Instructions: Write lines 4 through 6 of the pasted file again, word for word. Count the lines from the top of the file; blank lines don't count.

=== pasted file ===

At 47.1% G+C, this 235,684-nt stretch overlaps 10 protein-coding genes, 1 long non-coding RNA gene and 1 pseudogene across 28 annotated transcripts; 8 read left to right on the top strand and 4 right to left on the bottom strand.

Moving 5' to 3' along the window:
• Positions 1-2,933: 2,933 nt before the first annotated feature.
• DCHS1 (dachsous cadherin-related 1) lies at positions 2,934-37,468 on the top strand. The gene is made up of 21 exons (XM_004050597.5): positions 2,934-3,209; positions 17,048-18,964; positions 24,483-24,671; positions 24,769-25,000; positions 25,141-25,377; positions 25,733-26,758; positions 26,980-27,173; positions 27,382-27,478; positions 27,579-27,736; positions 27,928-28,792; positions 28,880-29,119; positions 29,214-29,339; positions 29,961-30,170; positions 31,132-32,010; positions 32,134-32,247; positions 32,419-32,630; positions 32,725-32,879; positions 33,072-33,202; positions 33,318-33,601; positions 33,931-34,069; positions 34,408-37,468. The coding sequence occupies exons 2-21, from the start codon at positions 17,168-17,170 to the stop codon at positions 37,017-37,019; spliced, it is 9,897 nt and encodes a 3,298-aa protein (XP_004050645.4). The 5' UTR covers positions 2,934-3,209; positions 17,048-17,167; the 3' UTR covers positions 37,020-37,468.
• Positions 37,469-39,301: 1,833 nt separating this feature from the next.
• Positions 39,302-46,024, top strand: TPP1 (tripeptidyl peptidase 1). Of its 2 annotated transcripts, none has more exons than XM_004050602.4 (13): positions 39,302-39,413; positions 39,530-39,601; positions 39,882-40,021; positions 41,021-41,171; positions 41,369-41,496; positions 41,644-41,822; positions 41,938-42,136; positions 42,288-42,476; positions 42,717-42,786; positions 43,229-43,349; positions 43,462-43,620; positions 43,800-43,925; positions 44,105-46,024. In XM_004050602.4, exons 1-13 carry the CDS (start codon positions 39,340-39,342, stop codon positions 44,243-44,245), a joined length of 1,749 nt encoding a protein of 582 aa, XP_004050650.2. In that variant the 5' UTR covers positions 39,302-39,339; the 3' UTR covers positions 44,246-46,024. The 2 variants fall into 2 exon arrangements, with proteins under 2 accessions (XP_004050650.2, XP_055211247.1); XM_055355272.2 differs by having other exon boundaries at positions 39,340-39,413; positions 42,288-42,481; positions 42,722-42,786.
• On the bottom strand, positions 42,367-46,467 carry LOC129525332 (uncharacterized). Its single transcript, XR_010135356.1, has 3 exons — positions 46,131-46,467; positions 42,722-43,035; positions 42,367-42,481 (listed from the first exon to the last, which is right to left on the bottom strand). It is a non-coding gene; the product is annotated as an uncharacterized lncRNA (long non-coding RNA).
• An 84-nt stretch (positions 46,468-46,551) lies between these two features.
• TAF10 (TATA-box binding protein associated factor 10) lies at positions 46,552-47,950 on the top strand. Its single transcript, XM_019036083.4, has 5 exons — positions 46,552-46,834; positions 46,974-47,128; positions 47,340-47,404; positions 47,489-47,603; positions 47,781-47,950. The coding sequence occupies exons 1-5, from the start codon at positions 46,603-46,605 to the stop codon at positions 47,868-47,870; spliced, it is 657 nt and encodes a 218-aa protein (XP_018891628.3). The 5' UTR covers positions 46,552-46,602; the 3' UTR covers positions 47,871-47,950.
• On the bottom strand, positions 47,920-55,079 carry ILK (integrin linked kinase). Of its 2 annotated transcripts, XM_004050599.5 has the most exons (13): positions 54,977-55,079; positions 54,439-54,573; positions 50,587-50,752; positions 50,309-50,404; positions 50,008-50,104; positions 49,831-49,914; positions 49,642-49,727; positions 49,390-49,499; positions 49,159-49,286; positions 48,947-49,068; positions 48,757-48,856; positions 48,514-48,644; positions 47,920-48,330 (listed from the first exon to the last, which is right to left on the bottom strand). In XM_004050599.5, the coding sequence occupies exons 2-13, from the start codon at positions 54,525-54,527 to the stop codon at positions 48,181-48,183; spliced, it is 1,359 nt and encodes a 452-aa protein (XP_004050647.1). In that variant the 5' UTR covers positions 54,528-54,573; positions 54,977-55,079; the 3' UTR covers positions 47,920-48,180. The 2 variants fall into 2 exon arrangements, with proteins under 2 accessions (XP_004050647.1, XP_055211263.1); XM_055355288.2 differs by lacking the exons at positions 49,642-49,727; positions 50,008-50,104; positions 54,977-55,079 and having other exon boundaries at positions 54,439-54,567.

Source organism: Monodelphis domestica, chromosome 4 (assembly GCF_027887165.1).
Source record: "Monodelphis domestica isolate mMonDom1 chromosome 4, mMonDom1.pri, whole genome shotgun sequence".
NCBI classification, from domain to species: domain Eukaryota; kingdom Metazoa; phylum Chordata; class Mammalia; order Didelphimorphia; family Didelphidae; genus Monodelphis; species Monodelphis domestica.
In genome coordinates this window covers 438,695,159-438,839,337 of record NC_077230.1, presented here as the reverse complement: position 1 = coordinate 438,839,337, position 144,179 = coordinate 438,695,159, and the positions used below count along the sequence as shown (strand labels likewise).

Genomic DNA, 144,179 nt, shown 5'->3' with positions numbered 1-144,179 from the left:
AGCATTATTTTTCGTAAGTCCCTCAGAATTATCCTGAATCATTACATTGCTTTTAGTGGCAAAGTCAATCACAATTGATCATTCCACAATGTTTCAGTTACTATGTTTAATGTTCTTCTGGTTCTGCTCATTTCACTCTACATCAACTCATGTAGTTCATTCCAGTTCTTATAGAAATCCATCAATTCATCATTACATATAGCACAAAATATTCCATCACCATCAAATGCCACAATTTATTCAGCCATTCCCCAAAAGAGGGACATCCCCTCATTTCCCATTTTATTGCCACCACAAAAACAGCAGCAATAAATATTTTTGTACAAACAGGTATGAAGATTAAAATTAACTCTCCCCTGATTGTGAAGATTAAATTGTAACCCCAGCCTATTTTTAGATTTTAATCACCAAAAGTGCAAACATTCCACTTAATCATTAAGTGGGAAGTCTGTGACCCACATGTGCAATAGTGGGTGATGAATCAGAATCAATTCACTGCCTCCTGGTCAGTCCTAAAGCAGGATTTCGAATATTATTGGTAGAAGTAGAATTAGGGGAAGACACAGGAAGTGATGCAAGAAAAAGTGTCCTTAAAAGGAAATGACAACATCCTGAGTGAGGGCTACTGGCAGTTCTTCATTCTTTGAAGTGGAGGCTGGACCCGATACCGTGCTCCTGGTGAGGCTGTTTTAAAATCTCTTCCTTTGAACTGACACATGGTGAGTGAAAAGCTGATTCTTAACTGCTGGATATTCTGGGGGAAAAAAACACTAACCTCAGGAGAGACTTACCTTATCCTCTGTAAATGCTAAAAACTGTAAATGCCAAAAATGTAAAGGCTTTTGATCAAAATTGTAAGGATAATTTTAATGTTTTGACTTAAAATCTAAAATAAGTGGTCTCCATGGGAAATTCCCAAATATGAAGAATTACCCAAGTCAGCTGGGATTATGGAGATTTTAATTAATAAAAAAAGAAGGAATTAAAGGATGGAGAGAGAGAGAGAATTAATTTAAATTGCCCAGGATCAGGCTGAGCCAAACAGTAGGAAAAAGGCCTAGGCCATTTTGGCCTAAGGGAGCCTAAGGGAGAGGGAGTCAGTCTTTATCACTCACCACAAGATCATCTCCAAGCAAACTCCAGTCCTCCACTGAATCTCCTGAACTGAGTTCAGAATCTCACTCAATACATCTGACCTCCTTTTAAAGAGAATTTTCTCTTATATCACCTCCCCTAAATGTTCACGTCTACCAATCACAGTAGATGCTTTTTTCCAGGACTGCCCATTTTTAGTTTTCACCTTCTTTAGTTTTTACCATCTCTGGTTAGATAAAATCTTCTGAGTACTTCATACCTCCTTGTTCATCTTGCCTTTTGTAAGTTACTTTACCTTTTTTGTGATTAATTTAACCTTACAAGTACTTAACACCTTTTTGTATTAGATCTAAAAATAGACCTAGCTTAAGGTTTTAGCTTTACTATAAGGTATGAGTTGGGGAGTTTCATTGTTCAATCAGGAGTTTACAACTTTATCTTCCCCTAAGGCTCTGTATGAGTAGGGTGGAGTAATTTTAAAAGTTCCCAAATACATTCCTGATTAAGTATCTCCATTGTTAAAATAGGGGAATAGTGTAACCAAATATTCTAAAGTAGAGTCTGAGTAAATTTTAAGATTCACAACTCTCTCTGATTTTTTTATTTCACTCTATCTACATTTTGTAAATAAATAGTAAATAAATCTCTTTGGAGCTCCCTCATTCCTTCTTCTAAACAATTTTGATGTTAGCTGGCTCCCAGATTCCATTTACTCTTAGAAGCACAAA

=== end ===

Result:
• DCHS1 (dachsous cadherin-related 1) lies at positions 2,934-37,468 on the top strand. The gene is made up of 21 exons (XM_004050597.5): positions 2,934-3,209; positions 17,048-18,964; positions 24,483-24,671; positions 24,769-25,000; positions 25,141-25,377; positions 25,733-26,758; positions 26,980-27,173; positions 27,382-27,478; positions 27,579-27,736; positions 27,928-28,792; positions 28,880-29,119; positions 29,214-29,339; positions 29,961-30,170; positions 31,132-32,010; positions 32,134-32,247; positions 32,419-32,630; positions 32,725-32,879; positions 33,072-33,202; positions 33,318-33,601; positions 33,931-34,069; positions 34,408-37,468. The coding sequence occupies exons 2-21, from the start codon at positions 17,168-17,170 to the stop codon at positions 37,017-37,019; spliced, it is 9,897 nt and encodes a 3,298-aa protein (XP_004050645.4). The 5' UTR covers positions 2,934-3,209; positions 17,048-17,167; the 3' UTR covers positions 37,020-37,468.
• Positions 37,469-39,301: 1,833 nt separating this feature from the next.
• Positions 39,302-46,024, top strand: TPP1 (tripeptidyl peptidase 1). Of its 2 annotated transcripts, none has more exons than XM_004050602.4 (13): positions 39,302-39,413; positions 39,530-39,601; positions 39,882-40,021; positions 41,021-41,171; positions 41,369-41,496; positions 41,644-41,822; positions 41,938-42,136; positions 42,288-42,476; positions 42,717-42,786; positions 43,229-43,349; positions 43,462-43,620; positions 43,800-43,925; positions 44,105-46,024. In XM_004050602.4, exons 1-13 carry the CDS (start codon positions 39,340-39,342, stop codon positions 44,243-44,245), a joined length of 1,749 nt encoding a protein of 582 aa, XP_004050650.2. In that variant the 5' UTR covers positions 39,302-39,339; the 3' UTR covers positions 44,246-46,024. The 2 variants fall into 2 exon arrangements, with proteins under 2 accessions (XP_004050650.2, XP_055211247.1); XM_055355272.2 differs by having other exon boundaries at positions 39,340-39,413; positions 42,288-42,481; positions 42,722-42,786.